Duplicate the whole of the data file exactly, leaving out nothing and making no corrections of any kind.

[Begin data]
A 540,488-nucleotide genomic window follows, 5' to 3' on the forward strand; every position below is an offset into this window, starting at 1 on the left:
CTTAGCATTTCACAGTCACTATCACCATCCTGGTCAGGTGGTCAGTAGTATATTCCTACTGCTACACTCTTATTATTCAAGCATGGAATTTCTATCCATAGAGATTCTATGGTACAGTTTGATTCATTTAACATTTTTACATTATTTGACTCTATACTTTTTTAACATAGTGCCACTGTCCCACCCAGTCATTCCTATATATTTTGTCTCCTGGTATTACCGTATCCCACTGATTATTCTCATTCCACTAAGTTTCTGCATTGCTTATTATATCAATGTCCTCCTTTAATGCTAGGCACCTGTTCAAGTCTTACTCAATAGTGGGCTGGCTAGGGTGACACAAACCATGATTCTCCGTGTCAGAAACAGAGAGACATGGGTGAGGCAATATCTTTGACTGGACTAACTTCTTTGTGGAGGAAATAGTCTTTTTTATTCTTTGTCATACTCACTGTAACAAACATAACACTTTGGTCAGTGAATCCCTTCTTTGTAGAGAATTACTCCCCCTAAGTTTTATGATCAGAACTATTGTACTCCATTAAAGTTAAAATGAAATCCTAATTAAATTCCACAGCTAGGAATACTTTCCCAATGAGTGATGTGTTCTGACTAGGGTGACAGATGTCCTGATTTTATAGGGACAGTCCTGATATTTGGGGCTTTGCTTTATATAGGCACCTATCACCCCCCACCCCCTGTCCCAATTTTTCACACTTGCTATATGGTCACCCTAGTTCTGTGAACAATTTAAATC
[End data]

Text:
A 540,488-nucleotide genomic window follows, 5' to 3' on the forward strand; every position below is an offset into this window, starting at 1 on the left:
CTTAGCATTTCACAGTCACTATCACCATCCTGGTCAGGTGGTCAGTAGTATATTCCTACTGCTACACTCTTATTATTCAAGCATGGAATTTCTATCCATAGAGATTCTATGGTACAGTTTGATTCATTTAACATTTTTACATTATTTGACTCTATACTTTTTTAACATAGTGCCACTGTCCCACCCAGTCATTCCTATATATTTTGTCTCCTGGTATTACCGTATCCCACTGATTATTCTCATTCCACTAAGTTTCTGCATTGCTTATTATATCAATGTCCTCCTTTAATGCTAGGCACCTGTTCAAGTCTTACTCAATAGTGGGCTGGCTAGGGTGACACAAACCATGATTCTCCGTGTCAGAAACAGAGAGACATGGGTGAGGCAATATCTTTGACTGGACTAACTTCTTTGTGGAGGAAATAGTCTTTTTTATTCTTTGTCATACTCACTGTAACAAACATAACACTTTGGTCAGTGAATCCCTTCTTTGTAGAGAATTACTCCCCCTAAGTTTTATGATCAGAACTATTGTACTCCATTAAAGTTAAAATGAAATCCTAATTAAATTCCACAGCTAGGAATACTTTCCCAATGAGTGATGTGTTCTGACTAGGGTGACAGATGTCCTGATTTTATAGGGACAGTCCTGATATTTGGGGCTTTGCTTTATATAGGCACCTATCACCCCCCACCCCCTGTCCCAATTTTTCACACTTGCTATATGGTCACCCTAGTTCTGTGAACAATTTAAATC